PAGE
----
The temple complex has a sacred pool in front on the east side. The construction of the sacred pool is dated to the early 8th century. Its rectangular dimensions are about 25 by 50 metres (82 ft × 164 ft), or two stacked squares. The temple had an outside square mandapa with about 27 feet (8.2 m) side and 20 feet (6.1 m) height. It had a solid 1.5 feet (0.46 m) thick roof supported by four carved massive pillars. The platform had a covered drainage system to allow water anywhere on the mandapa to naturally drain off. This was visible before the 1905 quake, now only remnants of the floor and a pillar remain.
The entrances lead the pilgrim and visitor towards the main sanctum, through a series of mandapas with wall carvings and then an antarala (vestibule). They also connect the created space to a pair of covered stairs, on the north and south side, to the upper floor from where he or she can complete a pradakshina (circumambulation) to view more sculptures and the mountain scenery, all of this space and structure created from the pre-existing monolithic rock.
Sanctum and ceiling
The ceiling of various mandapa and the sanctum inside the temple are fully carved, predominantly with open lotus. However, the inside walls remained incomplete. This may be because the artists carving into the rock worked on cutting and finishing the ceiling first, then moved on to cutting, finishing and decorating the inside walls and creating pillars below those ceilings. The wall height is 16 feet (4.9 m), and only the eastern entrance and passage into the sanctum is fully complete, while the side entrances are not and the fourth western entrance being the least complete. The site suggests that the work was completed in parallel by teams of workers. This is a common style of construction found in numerous Hindu temples that have survived, at least in the ruins form, from the 1st millennium. The 8th-century three-entry, four-faced Shiva found at the Masrur temple is not unique as the same plan is found in the Jogesvari Cave temple near Mumbai. The Jogesvari is dated to have been completed between 400-450 CE, or several centuries before the Masrur temple's construction, suggesting a common thematic foundation that inspired these temples pre-existed in the Hindu texts.[note 5]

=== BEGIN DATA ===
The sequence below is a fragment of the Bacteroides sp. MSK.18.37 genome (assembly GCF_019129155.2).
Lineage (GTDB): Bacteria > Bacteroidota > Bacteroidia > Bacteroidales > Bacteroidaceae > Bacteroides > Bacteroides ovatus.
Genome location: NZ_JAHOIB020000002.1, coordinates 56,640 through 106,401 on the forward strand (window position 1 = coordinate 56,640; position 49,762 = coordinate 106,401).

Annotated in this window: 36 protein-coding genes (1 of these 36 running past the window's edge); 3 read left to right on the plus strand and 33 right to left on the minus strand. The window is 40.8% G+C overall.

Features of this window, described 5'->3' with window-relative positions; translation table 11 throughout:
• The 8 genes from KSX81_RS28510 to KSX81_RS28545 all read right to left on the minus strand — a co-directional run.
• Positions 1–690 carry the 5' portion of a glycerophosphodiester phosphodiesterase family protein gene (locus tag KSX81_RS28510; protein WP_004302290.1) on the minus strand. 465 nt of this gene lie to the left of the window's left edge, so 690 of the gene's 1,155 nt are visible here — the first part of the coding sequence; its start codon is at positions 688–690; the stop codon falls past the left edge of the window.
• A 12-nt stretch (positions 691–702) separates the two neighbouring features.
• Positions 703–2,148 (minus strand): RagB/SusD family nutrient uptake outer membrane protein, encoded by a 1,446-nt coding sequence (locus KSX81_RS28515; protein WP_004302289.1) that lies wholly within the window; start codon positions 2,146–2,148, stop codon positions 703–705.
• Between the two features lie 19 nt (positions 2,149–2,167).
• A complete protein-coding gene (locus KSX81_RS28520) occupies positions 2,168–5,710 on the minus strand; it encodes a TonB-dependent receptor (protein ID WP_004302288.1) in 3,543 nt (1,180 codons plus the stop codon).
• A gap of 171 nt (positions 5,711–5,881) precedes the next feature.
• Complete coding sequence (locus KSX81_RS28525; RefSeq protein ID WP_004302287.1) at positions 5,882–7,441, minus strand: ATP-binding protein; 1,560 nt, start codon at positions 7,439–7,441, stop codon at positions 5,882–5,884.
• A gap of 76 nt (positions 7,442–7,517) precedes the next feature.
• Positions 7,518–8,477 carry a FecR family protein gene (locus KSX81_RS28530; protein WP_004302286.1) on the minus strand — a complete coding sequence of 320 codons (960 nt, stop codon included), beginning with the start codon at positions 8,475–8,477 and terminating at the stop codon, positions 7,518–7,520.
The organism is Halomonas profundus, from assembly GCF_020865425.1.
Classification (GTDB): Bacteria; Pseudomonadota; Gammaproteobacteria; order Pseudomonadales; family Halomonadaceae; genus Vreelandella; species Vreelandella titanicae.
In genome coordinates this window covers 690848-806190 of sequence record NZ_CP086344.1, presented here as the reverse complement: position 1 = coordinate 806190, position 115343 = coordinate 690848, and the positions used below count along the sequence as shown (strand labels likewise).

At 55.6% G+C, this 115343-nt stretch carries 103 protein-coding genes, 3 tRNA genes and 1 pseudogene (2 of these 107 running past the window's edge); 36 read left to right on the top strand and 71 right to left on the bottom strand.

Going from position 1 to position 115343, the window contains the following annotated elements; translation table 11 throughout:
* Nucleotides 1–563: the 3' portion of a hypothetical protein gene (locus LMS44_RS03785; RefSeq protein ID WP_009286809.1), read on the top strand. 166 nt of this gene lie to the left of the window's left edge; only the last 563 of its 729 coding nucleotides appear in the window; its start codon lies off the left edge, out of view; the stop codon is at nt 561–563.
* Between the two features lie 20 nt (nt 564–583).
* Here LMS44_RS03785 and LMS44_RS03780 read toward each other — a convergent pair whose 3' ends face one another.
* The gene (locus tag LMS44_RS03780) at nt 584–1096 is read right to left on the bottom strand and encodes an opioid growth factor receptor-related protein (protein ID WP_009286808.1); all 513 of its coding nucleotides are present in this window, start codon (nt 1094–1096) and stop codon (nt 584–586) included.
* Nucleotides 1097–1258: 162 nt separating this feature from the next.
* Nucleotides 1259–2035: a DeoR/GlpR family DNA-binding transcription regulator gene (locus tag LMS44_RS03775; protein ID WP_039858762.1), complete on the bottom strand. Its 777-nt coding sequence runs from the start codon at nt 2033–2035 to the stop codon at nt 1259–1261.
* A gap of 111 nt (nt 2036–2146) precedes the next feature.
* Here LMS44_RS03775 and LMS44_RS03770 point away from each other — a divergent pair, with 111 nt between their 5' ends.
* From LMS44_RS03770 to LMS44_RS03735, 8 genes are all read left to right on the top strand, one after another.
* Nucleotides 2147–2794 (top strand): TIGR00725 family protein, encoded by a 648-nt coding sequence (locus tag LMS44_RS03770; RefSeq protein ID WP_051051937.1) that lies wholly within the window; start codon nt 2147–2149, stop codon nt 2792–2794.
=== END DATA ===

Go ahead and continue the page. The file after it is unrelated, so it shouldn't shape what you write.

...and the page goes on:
The art historian Stella Kramrisch identified one of these Hindu architecture texts to be the Visnudharmottara, dated to have existed by the 8th-century (floruit), and whose manuscripts have been found with Hindus of the Kashmir valley. This is one of such texts that describe "hundred-and-one [Hindu] temple" designs. According to Meister, the sanctum and spire plan for the Masrur temple fits one of these, where it is called the Kailasa design.
The Kailasa style of Hindu temple is one with a central Shikhara (spire) symmetrically surrounded by four smaller spires set between the four entrances into the temple from the four cardinal directions, a format that matches the Masrur temple plan. Further, the Visnudharmottara text also describes the principles and procedures for image making and painting, the former is also found preserved in the Masrur temple mandapa and sanctum. Further, the Jogesvari and Masrur are not the only surviving temples that correspond to this style, others have been discovered that do, such as the Bajaura Hindu temple in Kulu valley of Himachal Pradesh which is another stone temple.[note 6]